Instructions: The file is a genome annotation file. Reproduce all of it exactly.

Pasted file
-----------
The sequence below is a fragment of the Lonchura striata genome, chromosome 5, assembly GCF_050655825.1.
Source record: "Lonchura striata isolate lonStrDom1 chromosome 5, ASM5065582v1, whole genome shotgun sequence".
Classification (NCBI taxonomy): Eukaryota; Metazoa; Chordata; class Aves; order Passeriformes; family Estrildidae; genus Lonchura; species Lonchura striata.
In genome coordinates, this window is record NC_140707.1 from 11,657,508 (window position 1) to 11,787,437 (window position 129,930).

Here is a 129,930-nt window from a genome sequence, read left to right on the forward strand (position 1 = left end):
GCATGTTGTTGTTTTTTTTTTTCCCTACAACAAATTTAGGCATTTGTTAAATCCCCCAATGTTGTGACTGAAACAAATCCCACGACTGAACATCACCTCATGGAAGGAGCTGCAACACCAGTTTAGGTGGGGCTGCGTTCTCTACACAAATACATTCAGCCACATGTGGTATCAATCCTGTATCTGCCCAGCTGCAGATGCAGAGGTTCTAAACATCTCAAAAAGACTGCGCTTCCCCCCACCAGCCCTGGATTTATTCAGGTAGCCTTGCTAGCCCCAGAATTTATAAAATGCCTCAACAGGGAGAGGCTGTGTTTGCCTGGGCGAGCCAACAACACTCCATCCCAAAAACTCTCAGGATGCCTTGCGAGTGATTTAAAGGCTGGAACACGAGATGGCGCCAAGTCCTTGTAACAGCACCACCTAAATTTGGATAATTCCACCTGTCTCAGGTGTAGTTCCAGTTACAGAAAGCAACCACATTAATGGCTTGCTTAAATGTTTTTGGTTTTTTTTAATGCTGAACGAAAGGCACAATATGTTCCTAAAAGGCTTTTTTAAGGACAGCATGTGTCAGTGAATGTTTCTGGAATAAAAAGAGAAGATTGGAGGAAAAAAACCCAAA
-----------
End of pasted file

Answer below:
The sequence below is a fragment of the Lonchura striata genome, chromosome 5, assembly GCF_050655825.1.
Source record: "Lonchura striata isolate lonStrDom1 chromosome 5, ASM5065582v1, whole genome shotgun sequence".
Classification (NCBI taxonomy): Eukaryota; Metazoa; Chordata; class Aves; order Passeriformes; family Estrildidae; genus Lonchura; species Lonchura striata.
In genome coordinates, this window is record NC_140707.1 from 11,657,508 (window position 1) to 11,787,437 (window position 129,930).

Here is a 129,930-nt window from a genome sequence, read left to right on the forward strand (position 1 = left end):
GCATGTTGTTGTTTTTTTTTTTCCCTACAACAAATTTAGGCATTTGTTAAATCCCCCAATGTTGTGACTGAAACAAATCCCACGACTGAACATCACCTCATGGAAGGAGCTGCAACACCAGTTTAGGTGGGGCTGCGTTCTCTACACAAATACATTCAGCCACATGTGGTATCAATCCTGTATCTGCCCAGCTGCAGATGCAGAGGTTCTAAACATCTCAAAAAGACTGCGCTTCCCCCCACCAGCCCTGGATTTATTCAGGTAGCCTTGCTAGCCCCAGAATTTATAAAATGCCTCAACAGGGAGAGGCTGTGTTTGCCTGGGCGAGCCAACAACACTCCATCCCAAAAACTCTCAGGATGCCTTGCGAGTGATTTAAAGGCTGGAACACGAGATGGCGCCAAGTCCTTGTAACAGCACCACCTAAATTTGGATAATTCCACCTGTCTCAGGTGTAGTTCCAGTTACAGAAAGCAACCACATTAATGGCTTGCTTAAATGTTTTTGGTTTTTTTTAATGCTGAACGAAAGGCACAATATGTTCCTAAAAGGCTTTTTTAAGGACAGCATGTGTCAGTGAATGTTTCTGGAATAAAAAGAGAAGATTGGAGGAAAAAAACCCAAA